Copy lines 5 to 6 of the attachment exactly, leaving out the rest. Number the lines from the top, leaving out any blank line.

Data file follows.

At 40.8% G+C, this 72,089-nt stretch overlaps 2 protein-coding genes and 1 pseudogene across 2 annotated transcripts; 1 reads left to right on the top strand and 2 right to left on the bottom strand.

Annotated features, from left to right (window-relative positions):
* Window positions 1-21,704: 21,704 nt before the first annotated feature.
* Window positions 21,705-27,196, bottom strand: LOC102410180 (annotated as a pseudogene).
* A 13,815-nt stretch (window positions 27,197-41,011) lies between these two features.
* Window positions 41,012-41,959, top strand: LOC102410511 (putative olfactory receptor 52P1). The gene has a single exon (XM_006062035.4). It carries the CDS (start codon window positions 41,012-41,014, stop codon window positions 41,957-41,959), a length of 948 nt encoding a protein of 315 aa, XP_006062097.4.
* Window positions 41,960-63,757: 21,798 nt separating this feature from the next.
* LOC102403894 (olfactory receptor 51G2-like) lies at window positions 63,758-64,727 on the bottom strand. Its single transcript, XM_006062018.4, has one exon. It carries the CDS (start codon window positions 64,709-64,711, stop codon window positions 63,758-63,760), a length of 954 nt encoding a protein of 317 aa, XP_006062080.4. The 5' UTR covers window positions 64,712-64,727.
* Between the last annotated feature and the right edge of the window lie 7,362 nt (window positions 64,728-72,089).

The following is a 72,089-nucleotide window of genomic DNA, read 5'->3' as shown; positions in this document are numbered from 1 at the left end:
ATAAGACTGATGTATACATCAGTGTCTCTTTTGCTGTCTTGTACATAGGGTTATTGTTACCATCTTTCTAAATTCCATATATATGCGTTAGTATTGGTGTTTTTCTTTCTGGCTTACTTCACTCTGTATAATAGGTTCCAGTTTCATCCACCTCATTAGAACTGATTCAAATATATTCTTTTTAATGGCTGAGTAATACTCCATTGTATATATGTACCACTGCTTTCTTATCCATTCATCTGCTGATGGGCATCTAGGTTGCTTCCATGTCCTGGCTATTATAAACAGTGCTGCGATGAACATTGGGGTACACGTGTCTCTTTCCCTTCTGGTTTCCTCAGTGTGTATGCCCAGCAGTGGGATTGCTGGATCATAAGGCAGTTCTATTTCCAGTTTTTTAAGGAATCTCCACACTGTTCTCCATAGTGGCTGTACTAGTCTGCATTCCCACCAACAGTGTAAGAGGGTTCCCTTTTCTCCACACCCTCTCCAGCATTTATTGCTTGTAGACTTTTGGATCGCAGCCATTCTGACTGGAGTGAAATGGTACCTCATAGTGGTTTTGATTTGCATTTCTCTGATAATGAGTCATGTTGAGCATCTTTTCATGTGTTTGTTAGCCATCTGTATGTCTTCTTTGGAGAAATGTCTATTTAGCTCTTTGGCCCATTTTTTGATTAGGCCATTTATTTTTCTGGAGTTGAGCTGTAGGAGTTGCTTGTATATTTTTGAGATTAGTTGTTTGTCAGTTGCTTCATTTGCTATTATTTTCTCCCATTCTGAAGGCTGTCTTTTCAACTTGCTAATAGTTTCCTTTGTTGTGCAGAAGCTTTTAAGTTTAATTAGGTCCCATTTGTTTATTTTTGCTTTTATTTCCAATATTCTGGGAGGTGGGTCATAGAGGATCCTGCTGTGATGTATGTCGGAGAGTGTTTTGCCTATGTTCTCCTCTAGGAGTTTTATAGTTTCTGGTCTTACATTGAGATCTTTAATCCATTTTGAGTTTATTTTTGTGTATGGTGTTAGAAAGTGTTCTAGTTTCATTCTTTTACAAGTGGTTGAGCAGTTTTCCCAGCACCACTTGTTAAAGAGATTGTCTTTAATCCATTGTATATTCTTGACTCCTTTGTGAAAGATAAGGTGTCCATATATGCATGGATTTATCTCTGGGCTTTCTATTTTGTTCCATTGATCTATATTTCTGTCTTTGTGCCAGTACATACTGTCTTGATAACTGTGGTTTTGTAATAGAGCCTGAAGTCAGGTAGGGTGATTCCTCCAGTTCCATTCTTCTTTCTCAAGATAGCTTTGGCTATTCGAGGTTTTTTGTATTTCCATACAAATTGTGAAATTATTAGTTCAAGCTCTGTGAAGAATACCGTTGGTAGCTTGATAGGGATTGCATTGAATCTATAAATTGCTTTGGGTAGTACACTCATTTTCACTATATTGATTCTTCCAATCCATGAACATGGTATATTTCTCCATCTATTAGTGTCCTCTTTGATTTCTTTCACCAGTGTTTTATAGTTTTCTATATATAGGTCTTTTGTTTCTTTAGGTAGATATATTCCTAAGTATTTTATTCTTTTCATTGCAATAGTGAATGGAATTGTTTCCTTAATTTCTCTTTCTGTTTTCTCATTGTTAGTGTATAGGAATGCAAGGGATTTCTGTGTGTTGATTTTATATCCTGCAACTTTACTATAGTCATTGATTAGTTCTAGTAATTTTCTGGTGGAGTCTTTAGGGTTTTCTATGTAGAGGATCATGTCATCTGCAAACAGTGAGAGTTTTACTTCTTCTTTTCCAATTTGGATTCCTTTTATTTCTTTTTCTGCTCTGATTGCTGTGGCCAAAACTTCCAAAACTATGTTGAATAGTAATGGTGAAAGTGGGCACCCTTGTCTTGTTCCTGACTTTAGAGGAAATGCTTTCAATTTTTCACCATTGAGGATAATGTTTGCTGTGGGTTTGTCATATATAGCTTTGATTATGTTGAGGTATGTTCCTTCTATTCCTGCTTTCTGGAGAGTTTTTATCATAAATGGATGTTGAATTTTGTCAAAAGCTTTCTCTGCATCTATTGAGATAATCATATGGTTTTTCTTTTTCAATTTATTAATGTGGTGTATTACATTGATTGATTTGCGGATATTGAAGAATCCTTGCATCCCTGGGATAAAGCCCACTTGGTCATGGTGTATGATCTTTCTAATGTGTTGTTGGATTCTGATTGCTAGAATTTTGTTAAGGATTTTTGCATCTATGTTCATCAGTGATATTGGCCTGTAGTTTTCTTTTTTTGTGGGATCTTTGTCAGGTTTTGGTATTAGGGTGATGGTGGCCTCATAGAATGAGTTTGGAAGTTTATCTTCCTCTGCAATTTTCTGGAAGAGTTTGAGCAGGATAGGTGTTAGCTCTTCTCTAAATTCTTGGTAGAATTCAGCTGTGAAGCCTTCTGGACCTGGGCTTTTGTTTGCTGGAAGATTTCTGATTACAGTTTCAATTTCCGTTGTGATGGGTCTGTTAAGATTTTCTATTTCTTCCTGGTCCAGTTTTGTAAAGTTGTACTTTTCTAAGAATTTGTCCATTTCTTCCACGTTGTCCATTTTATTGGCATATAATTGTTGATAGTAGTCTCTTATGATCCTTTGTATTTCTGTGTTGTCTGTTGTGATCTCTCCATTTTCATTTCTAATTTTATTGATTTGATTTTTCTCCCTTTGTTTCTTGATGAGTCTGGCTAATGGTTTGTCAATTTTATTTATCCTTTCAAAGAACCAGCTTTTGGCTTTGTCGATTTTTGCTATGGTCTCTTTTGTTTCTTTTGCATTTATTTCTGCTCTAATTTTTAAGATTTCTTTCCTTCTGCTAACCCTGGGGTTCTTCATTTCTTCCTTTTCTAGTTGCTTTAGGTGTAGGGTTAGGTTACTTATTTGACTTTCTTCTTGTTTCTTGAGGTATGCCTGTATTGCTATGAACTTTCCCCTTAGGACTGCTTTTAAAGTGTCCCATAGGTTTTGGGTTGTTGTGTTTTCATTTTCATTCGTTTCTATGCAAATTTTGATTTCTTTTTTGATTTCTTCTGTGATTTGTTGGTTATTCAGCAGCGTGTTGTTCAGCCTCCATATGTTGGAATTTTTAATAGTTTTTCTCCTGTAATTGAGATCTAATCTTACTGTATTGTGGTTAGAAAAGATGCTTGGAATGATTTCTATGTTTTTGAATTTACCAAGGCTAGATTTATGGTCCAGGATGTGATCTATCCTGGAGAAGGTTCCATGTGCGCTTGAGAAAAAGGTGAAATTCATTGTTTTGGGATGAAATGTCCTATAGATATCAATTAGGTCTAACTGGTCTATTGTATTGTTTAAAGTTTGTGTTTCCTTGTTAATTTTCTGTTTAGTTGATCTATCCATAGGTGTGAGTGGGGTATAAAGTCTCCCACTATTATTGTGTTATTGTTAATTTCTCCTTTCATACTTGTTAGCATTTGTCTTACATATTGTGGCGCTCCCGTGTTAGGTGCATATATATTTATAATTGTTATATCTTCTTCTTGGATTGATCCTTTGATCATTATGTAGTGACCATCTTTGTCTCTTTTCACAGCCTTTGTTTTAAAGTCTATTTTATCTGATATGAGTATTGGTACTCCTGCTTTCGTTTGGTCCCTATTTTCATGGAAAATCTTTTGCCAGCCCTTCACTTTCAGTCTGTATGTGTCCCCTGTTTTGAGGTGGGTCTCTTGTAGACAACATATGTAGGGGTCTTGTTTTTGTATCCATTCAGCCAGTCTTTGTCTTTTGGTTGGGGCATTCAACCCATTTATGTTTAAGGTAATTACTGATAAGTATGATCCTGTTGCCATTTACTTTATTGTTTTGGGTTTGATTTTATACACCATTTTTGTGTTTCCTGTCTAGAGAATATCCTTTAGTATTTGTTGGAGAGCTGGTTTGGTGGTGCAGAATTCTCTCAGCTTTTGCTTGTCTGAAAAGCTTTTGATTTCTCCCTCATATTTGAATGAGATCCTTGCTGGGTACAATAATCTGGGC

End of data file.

* A 13,815-nt stretch (window positions 27,197-41,011) lies between these two features.
* Window positions 41,012-41,959, top strand: LOC102410511 (putative olfactory receptor 52P1). The gene has a single exon (XM_006062035.4). It carries the CDS (start codon window positions 41,012-41,014, stop codon window positions 41,957-41,959), a length of 948 nt encoding a protein of 315 aa, XP_006062097.4.